May 14, 15, 16, and 19, 1998, Orchestra Hall
BRAHMS Piano Concerto No. 2 in B-flat Major, Op. 83
Franz Welser-Möst, conductor

August 14, 1998, Ravinia Festival
FRANCK Symphonic Variations
SAINT-SAËNS Piano Concerto No. 2 in G Minor, Op. 22
Christoph Eschenbach, conductor

July 16, 1999, Ravinia Festival
BEETHOVEN Piano Concerto No. 4 in G Major, Op. 58
Claus Peter Flor, conductor

November 2, 1999, Orchestra Hall
TCHAIKOVSKY Piano Concerto No. 1 in B-flat Minor, Op. 23
William Eddins, conductor

January 11, 2000, Orchestra Hall
BRAHMS Piano Concerto No. 1 in D Minor, Op. 15
BRAHMS Piano Concerto No. 2 in B-flat Major, Op. 83
Daniel Barenboim, conductor

André Watts in 1971 (James J. Kriegsmann photo)

August 4, 2000, Ravinia Festival
LISZT Piano Concerto No. 1 in E-flat Major
Roberto Abbado, conductor

April 19, 20, and 21, 2001, Orchestra Hall
LISZT Piano Concerto No. 2 in A Major
Daniel Barenboim, conductor

July 1, 2001, Ravinia Festival
SCHUBERT/Stein Fantasy in F Minor, D. 940
LISZT Totentanz
Christoph Eschenbach, conductor

July 29, 2005, Ravinia Festival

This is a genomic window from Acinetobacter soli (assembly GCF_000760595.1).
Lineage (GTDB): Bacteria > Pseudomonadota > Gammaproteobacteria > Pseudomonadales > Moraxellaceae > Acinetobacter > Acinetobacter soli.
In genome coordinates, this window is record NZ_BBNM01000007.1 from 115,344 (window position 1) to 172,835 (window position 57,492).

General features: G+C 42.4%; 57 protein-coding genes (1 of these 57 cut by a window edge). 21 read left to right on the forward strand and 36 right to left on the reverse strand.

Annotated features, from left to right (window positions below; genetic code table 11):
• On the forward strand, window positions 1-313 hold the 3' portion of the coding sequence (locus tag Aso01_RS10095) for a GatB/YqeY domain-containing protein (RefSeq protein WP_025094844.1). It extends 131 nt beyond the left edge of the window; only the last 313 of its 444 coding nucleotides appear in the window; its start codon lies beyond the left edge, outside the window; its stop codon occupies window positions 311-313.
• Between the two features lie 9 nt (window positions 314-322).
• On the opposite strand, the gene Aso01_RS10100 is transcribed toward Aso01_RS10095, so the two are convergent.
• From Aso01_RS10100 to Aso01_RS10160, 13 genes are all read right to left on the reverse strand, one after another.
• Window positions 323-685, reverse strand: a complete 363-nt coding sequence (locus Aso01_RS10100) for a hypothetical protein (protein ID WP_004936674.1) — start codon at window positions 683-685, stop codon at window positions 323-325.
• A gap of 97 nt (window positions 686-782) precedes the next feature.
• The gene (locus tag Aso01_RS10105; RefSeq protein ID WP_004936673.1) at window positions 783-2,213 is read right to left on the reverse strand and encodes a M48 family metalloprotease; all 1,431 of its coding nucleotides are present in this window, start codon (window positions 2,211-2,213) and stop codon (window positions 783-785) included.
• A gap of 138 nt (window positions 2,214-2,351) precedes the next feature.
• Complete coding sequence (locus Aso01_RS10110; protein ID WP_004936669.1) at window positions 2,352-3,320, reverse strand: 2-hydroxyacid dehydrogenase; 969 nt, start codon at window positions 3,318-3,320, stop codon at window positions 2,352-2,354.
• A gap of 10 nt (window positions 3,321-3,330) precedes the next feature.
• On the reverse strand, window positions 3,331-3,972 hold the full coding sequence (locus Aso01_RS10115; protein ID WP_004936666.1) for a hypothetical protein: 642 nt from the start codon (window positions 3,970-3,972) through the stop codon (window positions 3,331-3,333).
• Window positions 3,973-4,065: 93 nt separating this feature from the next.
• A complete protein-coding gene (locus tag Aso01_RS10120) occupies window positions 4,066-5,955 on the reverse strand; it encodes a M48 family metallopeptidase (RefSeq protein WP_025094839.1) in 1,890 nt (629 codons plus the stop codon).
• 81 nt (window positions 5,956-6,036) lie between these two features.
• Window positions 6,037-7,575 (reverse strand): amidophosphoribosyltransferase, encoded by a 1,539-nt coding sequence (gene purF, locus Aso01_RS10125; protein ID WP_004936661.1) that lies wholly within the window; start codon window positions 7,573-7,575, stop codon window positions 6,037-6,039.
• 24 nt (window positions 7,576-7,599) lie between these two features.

BEETHOVEN Piano Concerto No. 3 in C Minor, Op. 37
Leonard Slatkin, conductor

August 5, 2007, Ravinia Festival
BEETHOVEN Piano Concerto No. 4 in G Major, Op. 58
James Conlon, conductor

July 8, 2011, Ravinia Festival
LISZT Piano Concerto No. 2 in A Major
Christoph Eschenbach, conductor

Happy, happy birthday!

horowitz-cover

All of a sudden, Vladimir Horowitz is everywhere. Especially in Chicago.

In addition to Deutsche Grammophon releasing Horowitz: Return to Chicago, Sony Classical has issued a set of the pianist’s unreleased live recital recordings, covering thirteen programs recorded at twenty-five concerts in fourteen different venues between 1966 and 1983. And four of those concerts were recorded in Chicago’s Orchestra Hall, on May 12, 1968; November 2, 1975; and April 8 and 15, 1979.